Curse – The "Curse of Silence" exploit against several current versions of Symbian S60 phones was demonstrated at the end of December, 2008. The exploit was very easy to utilize and a video demonstrating how to perform it was quickly distributed on the Web. The resulting effect of the exploit jams the victim's SMS messaging.
Many network operators reacted quickly and started filtering their SMS traffic so as to prohibit the exploit message. Nokia later released a free recovery utility called "SMS Cleaner". The exploit was, at best, a potential nuisance with little profit motive, and has not been widely reported to have been used.
Latitude – In February, Google Latitude was introduced for the very popular mobile Google Maps application. Google Maps has the ability to locate the phone based on GPS or cell tower positioning. The Latitude add-on allows users to "broadcast" their location to approved individuals using their Google account IDs. The service is easy to use and is a likely forecaster of things to come. Location based applications are in high demand and many other service providers seek to offer solutions with a Social Networking focus. The introduction of Latitude has alarmed some privacy advocates, but so far users have control over their own information.
FlexiSpy – A well known Spy Tool began offering an iPhone version during Q1, 2009. FlexiSpy for iPhone requires the phone be "jail broken". The software's features include hiding the interface icon as well as hiding the fact that the phone itself has been jail broken. FlexiSpy tracks the phone's usage (SMS, e-mail, GPS, etc.) and sends the collected data to FlexiSpy's website from where the phone's owner, or another party, can view the logged reports.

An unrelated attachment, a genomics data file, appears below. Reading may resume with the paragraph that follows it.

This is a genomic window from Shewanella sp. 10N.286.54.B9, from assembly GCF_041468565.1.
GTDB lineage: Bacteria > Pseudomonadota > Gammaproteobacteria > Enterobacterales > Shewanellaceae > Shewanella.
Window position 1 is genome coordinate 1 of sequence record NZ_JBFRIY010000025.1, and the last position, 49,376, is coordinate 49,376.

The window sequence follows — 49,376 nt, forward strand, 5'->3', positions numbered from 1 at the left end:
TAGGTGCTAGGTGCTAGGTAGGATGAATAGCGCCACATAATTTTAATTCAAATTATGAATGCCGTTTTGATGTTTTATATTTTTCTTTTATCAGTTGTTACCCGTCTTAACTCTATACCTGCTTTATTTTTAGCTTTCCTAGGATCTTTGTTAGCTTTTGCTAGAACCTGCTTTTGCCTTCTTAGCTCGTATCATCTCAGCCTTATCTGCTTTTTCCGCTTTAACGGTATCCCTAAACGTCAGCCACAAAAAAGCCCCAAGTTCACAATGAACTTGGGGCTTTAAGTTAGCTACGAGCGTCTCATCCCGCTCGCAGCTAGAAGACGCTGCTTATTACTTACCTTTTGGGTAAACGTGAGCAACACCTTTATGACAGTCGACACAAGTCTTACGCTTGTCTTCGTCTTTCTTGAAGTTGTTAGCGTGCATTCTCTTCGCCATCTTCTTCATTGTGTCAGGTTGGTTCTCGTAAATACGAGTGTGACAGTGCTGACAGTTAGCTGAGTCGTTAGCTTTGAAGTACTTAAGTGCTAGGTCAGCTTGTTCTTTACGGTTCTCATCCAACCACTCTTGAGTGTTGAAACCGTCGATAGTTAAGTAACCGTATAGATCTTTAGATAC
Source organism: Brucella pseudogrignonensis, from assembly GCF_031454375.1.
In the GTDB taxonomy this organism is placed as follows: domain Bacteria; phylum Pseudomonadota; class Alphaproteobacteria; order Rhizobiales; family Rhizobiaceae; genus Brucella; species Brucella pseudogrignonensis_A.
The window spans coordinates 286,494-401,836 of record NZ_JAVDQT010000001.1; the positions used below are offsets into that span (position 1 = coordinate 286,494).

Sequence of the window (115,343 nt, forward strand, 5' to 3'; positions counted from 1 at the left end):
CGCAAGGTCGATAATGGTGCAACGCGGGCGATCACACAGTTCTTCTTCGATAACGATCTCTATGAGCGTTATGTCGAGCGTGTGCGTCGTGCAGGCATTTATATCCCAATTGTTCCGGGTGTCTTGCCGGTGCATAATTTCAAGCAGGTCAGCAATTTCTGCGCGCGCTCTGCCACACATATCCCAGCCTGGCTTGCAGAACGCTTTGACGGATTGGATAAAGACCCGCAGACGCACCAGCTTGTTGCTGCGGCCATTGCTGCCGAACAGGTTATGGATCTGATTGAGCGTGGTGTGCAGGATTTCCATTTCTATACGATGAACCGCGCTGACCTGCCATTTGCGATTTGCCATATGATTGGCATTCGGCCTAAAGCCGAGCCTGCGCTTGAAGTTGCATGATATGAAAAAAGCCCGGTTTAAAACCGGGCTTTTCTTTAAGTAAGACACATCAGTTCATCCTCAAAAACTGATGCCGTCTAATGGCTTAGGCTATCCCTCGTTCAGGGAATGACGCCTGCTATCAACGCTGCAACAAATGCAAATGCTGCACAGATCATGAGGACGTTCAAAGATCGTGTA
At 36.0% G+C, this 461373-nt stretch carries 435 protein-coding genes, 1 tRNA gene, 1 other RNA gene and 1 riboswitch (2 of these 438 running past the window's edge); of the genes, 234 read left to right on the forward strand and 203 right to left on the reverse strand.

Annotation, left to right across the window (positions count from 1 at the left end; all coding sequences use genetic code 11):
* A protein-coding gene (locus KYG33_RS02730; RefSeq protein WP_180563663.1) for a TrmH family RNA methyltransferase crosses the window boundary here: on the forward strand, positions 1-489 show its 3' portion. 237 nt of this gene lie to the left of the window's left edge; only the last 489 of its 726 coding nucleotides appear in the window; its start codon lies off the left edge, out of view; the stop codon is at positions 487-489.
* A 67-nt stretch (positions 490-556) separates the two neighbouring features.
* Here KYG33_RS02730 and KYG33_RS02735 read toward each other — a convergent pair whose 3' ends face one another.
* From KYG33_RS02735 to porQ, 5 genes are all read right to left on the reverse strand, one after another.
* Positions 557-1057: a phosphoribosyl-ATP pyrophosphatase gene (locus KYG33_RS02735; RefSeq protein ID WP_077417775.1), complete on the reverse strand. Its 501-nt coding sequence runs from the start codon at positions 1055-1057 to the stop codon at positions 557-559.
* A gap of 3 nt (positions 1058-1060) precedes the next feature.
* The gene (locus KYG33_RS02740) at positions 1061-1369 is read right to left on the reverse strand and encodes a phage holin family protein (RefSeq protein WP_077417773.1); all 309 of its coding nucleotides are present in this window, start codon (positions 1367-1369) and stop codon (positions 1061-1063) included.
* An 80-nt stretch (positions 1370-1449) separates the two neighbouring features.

Sexy View – Worm:SymbOS/Yxe.A was the most significant mobile malware case of Q1. The Yxe worm is the first discovered SMS worm, and is spread largely in China.
Yxe is also the first malware that is compiled to run on Symbian S60 3rd Edition phones. The S60 3rd Edition platform is greatly protected by requiring applications to be Symbian Signed. In the case of Yxe, a leaked, valid certificate was used to sign the worm. Thus, very minimal user interaction was required for installation.
When Yxe infects a phone by sending an SMS message to the victim that promises a "sexy view" and celebrity gossip. The SMS links to a website that then prompts the victim to install the Yxe worm. If the victim does so, the worm uses the victim's Contact list to spread itself further. The victim's Contact will receive a message that appears to be coming from their friend, and so the worm continues to spread via Social Engineering. On installation, the worm reports the phone number back to the website from which it was downloaded.
SMS spam is a large problem in China with hundreds of billions of spam messages reported. This harvesting of phone numbers is very similar to the harvesting of e-mail addresses seen on PCs in 2002. Several network operators have been fined as China works to shut down access points that allow the sending of SMS spam.
In January, "cracked", yet fully working copies, of iWork 2009 were distributed on popular file sharing websites. Those seeking a "free" version of iWork 2009 also received a nasty surprise included with the installation package. Downloading and installing the pirated copy of the software installed a backdoor application called iWorkServ.A.
Installation of software on Mac OSX requires the user to supply his administrative password. Any malicious software must therefore provide some kind of social engineering pretext to trick the user into entering that password. In this case however, the user is already prepared to enter the password in order to install the "free" software. Additionally, the installation does provide functional software as promised, giving the victim very little clue that his system has been compromised.
A version of Adobe Photoshop for Mac was also used as bait by this malware gang.
There is increasing evidence of malware gangs that are interested in and prefer to target Macs.